Time management expert Mark Woods of Attack Your Day! Before it Attacks You has formulated a few simple steps that can help you take your desk from cluttered to controlled. All you need is an hour of your time to dedicate to a little priority paper piling. Once you’re finished, those countless hours that were lost trying to study or work while distracted by the clutter will hopefully be a thing of the past.

Check out the video below for more information about this time management tip that could be the difference between getting things done or being controlled by overpowering piles of paper!

Attack Your Day! Time Management Tips for Working Professionals and Students

Welcome to the first post of our new blog series devoted to Attack Your Day! Before it Attacks You. We are very proud to partner with Attack Your Day to help provide important time and activity management tips to our busy Northcentral University students. If you find yourself struggling to meet deadlines, are easily distracted, or easily overwhelmed when you have a lot to do, we encourage you to take a few minutes to read these posts, watch the videos,  and discover how developing time management skills can help you become a more efficient worker and/or student.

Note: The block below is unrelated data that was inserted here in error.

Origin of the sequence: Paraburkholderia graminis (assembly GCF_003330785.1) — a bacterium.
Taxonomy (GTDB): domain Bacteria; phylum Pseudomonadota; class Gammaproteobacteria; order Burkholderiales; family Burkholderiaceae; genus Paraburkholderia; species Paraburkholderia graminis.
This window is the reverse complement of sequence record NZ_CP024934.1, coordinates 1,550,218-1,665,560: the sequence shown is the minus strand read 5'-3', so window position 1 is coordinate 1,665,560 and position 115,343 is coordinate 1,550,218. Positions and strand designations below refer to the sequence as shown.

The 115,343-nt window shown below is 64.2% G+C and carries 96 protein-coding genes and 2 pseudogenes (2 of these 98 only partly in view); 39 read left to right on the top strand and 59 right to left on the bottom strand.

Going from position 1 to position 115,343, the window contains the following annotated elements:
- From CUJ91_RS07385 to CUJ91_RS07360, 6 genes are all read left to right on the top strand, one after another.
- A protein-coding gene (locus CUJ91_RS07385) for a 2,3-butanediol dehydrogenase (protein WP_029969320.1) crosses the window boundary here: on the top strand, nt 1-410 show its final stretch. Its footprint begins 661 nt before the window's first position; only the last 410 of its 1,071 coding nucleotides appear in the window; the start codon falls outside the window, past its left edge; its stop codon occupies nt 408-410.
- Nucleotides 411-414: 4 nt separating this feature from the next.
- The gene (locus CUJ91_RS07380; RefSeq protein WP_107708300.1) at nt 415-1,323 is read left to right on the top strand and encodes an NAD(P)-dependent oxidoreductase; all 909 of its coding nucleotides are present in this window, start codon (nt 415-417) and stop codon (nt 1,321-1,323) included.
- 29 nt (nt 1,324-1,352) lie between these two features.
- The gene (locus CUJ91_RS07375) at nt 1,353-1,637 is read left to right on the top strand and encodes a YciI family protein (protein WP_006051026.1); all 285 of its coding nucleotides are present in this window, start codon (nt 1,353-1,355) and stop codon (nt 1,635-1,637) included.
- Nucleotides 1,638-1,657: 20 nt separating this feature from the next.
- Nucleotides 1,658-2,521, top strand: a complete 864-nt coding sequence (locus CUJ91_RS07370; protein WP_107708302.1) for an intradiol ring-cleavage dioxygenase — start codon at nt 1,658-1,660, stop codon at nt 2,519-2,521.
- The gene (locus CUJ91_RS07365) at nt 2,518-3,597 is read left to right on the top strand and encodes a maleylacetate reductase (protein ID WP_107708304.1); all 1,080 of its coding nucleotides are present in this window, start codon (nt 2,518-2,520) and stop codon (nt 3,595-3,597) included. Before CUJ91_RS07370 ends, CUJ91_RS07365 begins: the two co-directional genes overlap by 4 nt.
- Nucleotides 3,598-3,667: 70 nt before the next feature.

Wouldn’t it be nice if every time you were supposed to be doing something important, such as working on your dissertation for your NCU doctoral program, but found yourself getting distracted by social media browsing or answering and sending emails, texts and phone calls,  that an alarm would go off reminding you to stay on task?

Imagine that alarm is actually a police siren warning you that if you don’t stop now, you might find yourself in Email Jail!

Time management expert Mark Woods of Attack Your Day describes Email Jail as a person’s habitual tendency to sit in front of a computer pretending to be engaged in work when he or she is really “chit-chatting” over email and wasting time.

While it’s no secret that we are a social society and thrive on interaction and communication, a condition exacerbated by the development of smartphones (Those pint-sized personal computers always seem to be conveniently sitting within arm’s reach, don’t they!?), the truth is our tendency to get distracted can take time away from more important things.

Let’s look at of some recent statistics concerning social distractions:

  • A May 2011 study in the Personal and Ubiquitous Computing  (Pers Ubiquit Comput) journal reports that on average, people check their smartphones 34 times a day.
  • A 2011 survey by email management expert Dr. Monica Seeley found that 25 percent of us expect a reply to our emails within an hour.
  • In December 2011, ComScore reported that nearly 1 in every 5 minutes spent online is on a social network. In addition, for every 4 minutes spent on a social networking site, 3 of those minutes are spent on Facebook.
  • A 2011 infographic by Search Engine Journal reports that 1 in 4 Americans watches a YouTube video online every day.

Does that sounds like a distracted society to you? So how can you avoid the Email Jail threat and tone down the social distractions that can keep you from getting things done and meeting your deadlines? Check out the video below for some helpful tips.